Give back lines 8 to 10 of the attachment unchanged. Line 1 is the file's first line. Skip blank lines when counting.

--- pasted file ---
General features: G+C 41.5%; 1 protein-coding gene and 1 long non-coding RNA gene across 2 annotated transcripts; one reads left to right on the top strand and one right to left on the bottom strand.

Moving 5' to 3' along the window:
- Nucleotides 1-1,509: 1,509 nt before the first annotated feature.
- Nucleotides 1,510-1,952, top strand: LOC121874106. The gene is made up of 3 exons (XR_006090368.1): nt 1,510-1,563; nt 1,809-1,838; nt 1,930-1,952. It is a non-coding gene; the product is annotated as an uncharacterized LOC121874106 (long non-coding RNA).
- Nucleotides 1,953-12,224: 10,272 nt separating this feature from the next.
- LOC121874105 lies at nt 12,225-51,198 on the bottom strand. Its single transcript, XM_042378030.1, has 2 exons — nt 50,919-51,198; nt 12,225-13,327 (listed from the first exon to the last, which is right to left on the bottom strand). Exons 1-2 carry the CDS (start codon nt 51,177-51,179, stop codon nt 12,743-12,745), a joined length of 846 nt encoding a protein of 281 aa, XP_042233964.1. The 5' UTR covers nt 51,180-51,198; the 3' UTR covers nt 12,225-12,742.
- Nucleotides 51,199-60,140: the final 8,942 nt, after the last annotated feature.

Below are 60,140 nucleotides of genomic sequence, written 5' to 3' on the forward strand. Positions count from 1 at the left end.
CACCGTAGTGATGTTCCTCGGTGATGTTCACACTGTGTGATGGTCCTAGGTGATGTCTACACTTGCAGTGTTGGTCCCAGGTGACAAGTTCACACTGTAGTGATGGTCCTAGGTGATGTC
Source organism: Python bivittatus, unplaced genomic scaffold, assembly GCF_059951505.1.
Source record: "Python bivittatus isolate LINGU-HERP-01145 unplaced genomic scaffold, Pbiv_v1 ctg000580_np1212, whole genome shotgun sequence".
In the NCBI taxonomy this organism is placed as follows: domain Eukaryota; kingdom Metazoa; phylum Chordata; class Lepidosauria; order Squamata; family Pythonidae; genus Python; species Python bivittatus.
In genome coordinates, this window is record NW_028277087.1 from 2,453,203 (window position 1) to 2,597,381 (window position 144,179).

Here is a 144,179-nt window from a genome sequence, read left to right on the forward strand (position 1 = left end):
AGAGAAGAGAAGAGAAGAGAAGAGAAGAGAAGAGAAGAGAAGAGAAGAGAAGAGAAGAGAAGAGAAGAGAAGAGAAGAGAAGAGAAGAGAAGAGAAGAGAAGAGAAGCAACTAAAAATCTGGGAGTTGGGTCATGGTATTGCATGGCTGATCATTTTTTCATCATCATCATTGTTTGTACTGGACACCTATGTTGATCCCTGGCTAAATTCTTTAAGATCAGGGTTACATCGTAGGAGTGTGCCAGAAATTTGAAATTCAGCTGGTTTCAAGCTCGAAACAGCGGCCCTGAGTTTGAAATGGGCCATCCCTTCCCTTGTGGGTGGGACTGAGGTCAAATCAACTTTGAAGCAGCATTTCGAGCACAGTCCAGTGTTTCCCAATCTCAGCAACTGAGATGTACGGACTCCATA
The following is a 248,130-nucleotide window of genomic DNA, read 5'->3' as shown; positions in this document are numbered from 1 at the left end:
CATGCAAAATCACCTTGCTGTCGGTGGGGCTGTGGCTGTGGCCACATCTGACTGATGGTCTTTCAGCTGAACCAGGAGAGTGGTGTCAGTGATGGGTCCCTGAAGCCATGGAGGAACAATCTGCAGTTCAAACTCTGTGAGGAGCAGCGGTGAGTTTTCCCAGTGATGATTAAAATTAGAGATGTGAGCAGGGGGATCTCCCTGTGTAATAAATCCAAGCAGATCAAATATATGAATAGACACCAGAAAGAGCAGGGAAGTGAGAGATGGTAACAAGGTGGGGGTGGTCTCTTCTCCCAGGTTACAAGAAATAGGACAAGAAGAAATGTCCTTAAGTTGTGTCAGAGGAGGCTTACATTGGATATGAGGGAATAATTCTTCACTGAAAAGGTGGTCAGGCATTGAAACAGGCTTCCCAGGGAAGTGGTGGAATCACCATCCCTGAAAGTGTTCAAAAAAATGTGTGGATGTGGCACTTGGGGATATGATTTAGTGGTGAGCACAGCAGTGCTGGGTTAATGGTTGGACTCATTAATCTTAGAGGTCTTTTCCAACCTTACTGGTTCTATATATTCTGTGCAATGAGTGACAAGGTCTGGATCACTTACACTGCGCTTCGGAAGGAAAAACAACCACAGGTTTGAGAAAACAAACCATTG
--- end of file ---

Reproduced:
Below are 60,140 nucleotides of genomic sequence, written 5' to 3' on the forward strand. Positions count from 1 at the left end.
CACCGTAGTGATGTTCCTCGGTGATGTTCACACTGTGTGATGGTCCTAGGTGATGTCTACACTTGCAGTGTTGGTCCCAGGTGACAAGTTCACACTGTAGTGATGGTCCTAGGTGATGTC
Source organism: Python bivittatus, unplaced genomic scaffold, assembly GCF_059951505.1.